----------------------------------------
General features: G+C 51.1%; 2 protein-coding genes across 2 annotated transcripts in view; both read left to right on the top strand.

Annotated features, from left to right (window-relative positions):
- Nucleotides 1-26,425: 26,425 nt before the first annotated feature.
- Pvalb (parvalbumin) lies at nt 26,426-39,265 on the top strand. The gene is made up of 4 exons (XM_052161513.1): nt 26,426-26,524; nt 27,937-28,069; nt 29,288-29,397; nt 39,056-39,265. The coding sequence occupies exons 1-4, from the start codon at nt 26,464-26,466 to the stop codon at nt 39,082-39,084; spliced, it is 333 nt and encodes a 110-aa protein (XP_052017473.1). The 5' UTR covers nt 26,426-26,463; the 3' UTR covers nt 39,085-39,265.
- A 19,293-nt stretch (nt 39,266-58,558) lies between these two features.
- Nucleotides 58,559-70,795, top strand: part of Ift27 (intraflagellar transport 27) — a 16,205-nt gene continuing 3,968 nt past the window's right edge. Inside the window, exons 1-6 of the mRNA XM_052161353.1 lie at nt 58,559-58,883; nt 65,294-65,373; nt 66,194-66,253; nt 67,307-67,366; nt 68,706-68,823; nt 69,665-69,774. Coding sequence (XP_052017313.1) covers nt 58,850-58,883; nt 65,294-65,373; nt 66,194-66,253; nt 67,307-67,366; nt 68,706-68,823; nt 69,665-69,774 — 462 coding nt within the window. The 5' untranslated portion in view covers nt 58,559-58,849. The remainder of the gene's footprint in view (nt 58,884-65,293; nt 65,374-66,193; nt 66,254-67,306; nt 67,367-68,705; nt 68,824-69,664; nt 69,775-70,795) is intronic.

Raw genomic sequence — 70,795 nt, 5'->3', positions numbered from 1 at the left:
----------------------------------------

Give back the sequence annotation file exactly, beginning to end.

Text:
General features: G+C 51.1%; 2 protein-coding genes across 2 annotated transcripts in view; both read left to right on the top strand.

Annotated features, from left to right (window-relative positions):
- Nucleotides 1-26,425: 26,425 nt before the first annotated feature.
- Pvalb (parvalbumin) lies at nt 26,426-39,265 on the top strand. The gene is made up of 4 exons (XM_052161513.1): nt 26,426-26,524; nt 27,937-28,069; nt 29,288-29,397; nt 39,056-39,265. The coding sequence occupies exons 1-4, from the start codon at nt 26,464-26,466 to the stop codon at nt 39,082-39,084; spliced, it is 333 nt and encodes a 110-aa protein (XP_052017473.1). The 5' UTR covers nt 26,426-26,463; the 3' UTR covers nt 39,085-39,265.
- A 19,293-nt stretch (nt 39,266-58,558) lies between these two features.
- Nucleotides 58,559-70,795, top strand: part of Ift27 (intraflagellar transport 27) — a 16,205-nt gene continuing 3,968 nt past the window's right edge. Inside the window, exons 1-6 of the mRNA XM_052161353.1 lie at nt 58,559-58,883; nt 65,294-65,373; nt 66,194-66,253; nt 67,307-67,366; nt 68,706-68,823; nt 69,665-69,774. Coding sequence (XP_052017313.1) covers nt 58,850-58,883; nt 65,294-65,373; nt 66,194-66,253; nt 67,307-67,366; nt 68,706-68,823; nt 69,665-69,774 — 462 coding nt within the window. The 5' untranslated portion in view covers nt 58,559-58,849. The remainder of the gene's footprint in view (nt 58,884-65,293; nt 65,374-66,193; nt 66,254-67,306; nt 67,367-68,705; nt 68,824-69,664; nt 69,775-70,795) is intronic.

Raw genomic sequence — 70,795 nt, 5'->3', positions numbered from 1 at the left: